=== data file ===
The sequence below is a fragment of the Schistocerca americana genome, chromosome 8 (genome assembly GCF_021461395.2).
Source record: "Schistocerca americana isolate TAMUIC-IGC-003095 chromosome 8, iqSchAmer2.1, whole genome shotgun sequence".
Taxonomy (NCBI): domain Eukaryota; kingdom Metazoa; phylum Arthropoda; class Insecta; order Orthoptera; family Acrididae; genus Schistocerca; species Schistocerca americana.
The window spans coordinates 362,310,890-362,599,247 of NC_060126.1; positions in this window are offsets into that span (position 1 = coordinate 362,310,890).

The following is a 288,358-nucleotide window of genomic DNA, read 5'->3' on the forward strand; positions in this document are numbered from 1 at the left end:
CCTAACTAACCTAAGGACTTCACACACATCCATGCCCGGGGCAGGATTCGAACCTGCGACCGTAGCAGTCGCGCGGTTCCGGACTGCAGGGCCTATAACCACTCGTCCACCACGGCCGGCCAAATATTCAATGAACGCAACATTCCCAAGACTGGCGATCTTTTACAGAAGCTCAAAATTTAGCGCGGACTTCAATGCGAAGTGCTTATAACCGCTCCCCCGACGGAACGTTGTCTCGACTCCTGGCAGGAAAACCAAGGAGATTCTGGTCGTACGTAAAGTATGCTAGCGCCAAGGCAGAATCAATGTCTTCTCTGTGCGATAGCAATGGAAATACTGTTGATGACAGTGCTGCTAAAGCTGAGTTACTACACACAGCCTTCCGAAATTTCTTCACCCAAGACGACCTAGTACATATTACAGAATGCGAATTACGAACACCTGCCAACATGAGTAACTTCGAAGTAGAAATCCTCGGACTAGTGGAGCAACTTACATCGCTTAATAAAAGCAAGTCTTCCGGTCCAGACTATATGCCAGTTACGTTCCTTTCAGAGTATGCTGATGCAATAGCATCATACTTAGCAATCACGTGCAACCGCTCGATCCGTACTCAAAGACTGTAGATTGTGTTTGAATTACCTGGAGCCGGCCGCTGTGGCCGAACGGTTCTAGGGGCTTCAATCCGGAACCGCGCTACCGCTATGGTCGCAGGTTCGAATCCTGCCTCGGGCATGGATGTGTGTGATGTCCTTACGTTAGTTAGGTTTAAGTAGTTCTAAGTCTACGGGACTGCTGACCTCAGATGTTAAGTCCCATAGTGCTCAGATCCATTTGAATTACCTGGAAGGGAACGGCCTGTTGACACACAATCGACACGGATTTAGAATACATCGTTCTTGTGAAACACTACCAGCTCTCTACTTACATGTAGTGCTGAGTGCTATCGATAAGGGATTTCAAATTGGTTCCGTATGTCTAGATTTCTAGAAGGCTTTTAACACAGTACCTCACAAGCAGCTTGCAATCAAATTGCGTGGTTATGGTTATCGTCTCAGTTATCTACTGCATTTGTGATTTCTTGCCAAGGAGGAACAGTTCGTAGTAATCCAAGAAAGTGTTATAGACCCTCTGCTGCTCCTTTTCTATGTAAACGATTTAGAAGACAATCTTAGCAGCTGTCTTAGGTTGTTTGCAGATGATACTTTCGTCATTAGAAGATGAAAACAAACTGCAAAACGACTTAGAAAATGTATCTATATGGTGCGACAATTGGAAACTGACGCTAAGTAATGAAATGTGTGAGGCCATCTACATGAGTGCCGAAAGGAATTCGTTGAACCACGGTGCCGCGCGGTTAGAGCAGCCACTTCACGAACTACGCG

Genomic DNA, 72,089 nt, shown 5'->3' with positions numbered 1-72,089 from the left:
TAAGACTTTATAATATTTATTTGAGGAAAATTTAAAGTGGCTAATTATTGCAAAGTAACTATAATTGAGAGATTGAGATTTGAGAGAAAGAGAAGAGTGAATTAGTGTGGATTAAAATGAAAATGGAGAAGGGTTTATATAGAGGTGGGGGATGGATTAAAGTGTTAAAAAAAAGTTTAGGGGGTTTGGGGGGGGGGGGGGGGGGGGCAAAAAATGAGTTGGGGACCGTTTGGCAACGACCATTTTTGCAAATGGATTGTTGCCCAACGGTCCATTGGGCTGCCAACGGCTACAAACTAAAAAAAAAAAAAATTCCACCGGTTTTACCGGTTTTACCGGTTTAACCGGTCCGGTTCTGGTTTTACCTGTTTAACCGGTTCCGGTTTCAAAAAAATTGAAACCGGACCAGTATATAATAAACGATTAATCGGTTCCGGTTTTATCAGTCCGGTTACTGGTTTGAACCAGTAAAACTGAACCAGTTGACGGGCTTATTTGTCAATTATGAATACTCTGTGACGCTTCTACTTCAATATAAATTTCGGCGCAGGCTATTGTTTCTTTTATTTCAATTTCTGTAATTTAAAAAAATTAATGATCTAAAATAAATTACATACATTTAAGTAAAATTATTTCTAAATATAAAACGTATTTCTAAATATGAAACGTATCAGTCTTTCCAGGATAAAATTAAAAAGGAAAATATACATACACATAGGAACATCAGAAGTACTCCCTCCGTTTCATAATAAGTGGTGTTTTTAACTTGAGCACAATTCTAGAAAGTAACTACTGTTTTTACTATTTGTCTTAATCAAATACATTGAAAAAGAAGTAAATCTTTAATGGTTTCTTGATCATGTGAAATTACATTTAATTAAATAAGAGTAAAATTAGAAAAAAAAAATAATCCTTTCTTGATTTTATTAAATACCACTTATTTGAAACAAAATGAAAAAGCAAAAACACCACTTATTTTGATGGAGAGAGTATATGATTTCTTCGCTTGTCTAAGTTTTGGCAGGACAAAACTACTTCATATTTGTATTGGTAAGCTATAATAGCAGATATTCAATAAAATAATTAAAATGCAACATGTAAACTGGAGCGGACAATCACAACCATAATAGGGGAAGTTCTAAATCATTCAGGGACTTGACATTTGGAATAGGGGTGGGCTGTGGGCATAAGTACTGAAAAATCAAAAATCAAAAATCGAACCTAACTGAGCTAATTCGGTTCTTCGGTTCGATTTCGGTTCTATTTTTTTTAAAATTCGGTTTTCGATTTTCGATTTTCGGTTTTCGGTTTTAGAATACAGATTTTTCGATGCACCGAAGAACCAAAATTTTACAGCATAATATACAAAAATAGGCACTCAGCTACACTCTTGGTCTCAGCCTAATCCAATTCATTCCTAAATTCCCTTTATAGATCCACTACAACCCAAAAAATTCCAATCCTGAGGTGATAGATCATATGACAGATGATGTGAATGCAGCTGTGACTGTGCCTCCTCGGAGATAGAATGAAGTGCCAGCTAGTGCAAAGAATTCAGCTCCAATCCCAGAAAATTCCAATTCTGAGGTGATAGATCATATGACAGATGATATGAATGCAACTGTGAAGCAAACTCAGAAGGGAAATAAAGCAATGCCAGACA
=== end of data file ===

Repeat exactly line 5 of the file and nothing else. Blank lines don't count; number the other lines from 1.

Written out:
The following is a 288,358-nucleotide window of genomic DNA, read 5'->3' on the forward strand; positions in this document are numbered from 1 at the left end: